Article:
With Button fastest of all, Vettel, 24, also seemed to be feeling the pressure as he anxiously ran back to the crash scene after watching the Japanese marshals grapple with his damaged RB7.
However, any hopes that he might not wrap up the championship this weekend remain a very long shot.
"Sebastian has the title in his pocket, even if he decides to watch this race on television," Ferrari's Fernando Alonso is quoted by La Stampa newspaper.
The Spaniard said he is not overly interested in his close battle with Button and Mark Webber for the honors behind Vettel's championship.
"Nobody remembers who finishes second or third," said Alonso.
That might explain the obvious shortage of journalists at Suzuka this weekend, as Button raised his eyebrows when told he is still a true title contender.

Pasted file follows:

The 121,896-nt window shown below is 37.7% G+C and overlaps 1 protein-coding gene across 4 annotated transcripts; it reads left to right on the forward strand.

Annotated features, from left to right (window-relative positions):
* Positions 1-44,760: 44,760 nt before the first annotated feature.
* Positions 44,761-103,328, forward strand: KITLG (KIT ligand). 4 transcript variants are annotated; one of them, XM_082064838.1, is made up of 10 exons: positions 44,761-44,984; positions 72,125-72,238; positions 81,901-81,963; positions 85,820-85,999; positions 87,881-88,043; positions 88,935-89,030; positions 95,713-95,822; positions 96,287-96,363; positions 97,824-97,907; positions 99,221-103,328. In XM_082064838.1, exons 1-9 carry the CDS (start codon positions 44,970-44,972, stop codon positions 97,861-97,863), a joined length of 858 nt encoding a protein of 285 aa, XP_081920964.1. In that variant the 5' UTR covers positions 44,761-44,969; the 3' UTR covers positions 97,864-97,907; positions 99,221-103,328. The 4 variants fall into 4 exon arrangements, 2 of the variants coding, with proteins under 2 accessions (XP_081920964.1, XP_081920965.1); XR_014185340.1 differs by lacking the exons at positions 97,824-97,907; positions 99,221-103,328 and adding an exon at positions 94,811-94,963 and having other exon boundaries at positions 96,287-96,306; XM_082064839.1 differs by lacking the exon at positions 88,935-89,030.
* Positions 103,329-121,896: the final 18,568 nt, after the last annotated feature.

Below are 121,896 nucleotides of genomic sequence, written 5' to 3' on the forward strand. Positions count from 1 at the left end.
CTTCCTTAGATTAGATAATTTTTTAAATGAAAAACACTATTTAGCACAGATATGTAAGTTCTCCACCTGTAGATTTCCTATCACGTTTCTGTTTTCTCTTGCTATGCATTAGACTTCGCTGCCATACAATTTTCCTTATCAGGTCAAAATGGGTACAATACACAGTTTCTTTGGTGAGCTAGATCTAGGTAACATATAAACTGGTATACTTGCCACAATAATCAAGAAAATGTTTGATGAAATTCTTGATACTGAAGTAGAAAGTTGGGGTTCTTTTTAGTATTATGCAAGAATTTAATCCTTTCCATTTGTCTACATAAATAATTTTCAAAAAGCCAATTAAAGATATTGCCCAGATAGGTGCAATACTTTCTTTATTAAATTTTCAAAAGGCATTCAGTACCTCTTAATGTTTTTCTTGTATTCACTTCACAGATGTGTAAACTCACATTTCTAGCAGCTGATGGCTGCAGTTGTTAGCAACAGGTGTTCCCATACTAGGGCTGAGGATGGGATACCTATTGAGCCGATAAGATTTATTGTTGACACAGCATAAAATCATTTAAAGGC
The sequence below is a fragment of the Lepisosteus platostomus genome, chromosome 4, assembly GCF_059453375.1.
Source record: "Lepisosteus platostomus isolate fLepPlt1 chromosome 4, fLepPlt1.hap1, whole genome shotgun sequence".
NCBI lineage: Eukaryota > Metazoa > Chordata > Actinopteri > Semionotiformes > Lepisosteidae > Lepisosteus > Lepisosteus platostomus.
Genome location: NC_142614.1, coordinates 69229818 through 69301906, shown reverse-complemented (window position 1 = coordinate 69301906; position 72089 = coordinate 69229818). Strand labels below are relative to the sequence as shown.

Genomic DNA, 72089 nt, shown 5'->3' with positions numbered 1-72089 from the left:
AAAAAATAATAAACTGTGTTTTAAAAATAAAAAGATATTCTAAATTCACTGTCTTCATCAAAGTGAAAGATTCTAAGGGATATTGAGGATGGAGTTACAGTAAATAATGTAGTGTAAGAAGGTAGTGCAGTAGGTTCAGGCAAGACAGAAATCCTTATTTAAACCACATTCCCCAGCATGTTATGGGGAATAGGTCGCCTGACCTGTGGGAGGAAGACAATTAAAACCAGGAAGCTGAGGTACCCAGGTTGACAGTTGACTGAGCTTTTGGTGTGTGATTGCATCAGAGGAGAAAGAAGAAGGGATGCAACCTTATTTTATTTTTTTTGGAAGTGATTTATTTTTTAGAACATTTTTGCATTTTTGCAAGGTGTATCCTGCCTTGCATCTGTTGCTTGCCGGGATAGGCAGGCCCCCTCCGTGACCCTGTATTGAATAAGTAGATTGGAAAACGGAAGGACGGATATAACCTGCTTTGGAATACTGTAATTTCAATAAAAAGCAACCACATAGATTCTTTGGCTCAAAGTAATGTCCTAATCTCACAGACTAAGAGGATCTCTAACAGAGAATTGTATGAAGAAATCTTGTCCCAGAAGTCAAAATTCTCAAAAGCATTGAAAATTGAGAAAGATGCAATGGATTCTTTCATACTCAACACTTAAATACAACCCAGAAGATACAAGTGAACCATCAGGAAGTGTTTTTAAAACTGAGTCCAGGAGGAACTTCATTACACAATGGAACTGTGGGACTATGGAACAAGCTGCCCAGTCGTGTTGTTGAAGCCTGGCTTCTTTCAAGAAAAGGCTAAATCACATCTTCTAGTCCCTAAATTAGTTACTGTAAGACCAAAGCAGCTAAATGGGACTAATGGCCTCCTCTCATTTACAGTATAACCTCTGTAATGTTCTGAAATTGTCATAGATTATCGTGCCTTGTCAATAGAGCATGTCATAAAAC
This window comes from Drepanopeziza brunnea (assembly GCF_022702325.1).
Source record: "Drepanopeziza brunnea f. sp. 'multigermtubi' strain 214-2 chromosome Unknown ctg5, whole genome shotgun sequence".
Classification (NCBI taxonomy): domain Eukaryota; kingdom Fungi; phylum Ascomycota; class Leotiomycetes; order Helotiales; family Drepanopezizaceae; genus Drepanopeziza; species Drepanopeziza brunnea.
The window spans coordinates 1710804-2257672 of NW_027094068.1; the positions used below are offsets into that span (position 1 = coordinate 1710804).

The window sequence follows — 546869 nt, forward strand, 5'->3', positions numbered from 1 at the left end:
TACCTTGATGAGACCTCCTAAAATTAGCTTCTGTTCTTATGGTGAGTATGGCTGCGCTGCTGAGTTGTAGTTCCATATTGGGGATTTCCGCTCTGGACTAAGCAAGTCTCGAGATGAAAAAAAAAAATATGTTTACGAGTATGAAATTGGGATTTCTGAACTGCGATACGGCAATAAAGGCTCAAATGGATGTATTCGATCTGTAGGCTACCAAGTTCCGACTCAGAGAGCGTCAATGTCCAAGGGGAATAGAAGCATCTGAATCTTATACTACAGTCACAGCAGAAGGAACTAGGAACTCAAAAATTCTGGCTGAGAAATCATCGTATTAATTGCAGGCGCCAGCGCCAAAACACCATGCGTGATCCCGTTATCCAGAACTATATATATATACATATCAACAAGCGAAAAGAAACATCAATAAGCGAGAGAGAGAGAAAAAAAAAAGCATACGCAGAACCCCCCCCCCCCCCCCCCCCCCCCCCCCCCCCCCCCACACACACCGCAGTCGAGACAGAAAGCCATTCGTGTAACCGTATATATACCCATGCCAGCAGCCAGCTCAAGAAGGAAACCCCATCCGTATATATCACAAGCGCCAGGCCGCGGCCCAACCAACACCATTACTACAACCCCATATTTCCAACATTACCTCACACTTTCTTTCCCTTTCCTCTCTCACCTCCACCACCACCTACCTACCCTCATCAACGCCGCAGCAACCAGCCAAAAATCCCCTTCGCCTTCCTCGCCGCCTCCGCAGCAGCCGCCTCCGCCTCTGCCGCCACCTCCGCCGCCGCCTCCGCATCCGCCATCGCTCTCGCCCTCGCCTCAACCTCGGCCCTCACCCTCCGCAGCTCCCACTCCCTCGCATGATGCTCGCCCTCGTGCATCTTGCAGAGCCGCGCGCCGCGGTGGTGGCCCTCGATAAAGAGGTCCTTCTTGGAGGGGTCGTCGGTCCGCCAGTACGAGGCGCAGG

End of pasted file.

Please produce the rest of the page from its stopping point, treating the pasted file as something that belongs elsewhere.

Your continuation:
"Sebastian is probably the only person here that's saying so," smiled the Briton on Thursday. "It's all but over.
"This is a circuit I'd love to win on, it's all about the challenge and to come away with a victory here would be very special.
"I'm sure it would be overshadowed by a certain person winning the championship but it would still be very enjoyable for myself," added Button.
And then F1's full focus can openly turn to 2012.
"We have to be optimistic and push bloody hard to make sure there is no repeat of how straightforward it's been for him (this year)," Vettel's teammate Webber insisted.
No precautions for nuclear risk insists Alonso
(GMM) It is business as usual for formula one this weekend despite earlier fears about the Fukushima nuclear crisis.
Red Bull denied reports it made special arrangements for Suzuka to avoid contaminated food, and Ferrari's Fernando Alonso said his own routine is also unaffected.
"Nothing special," he is quoted by Spain's AS newspaper, "there is no danger, not with the food, the shower, nothing."